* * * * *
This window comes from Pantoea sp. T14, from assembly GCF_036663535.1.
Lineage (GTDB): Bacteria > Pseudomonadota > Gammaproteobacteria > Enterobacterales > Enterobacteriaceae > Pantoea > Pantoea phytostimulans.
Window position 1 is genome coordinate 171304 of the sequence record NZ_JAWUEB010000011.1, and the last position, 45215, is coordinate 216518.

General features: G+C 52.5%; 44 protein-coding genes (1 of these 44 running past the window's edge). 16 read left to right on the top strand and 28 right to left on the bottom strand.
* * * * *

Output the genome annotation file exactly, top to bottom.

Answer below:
This window comes from Pantoea sp. T14, from assembly GCF_036663535.1.
Lineage (GTDB): Bacteria > Pseudomonadota > Gammaproteobacteria > Enterobacterales > Enterobacteriaceae > Pantoea > Pantoea phytostimulans.
Window position 1 is genome coordinate 171304 of the sequence record NZ_JAWUEB010000011.1, and the last position, 45215, is coordinate 216518.

General features: G+C 52.5%; 44 protein-coding genes (1 of these 44 running past the window's edge). 16 read left to right on the top strand and 28 right to left on the bottom strand.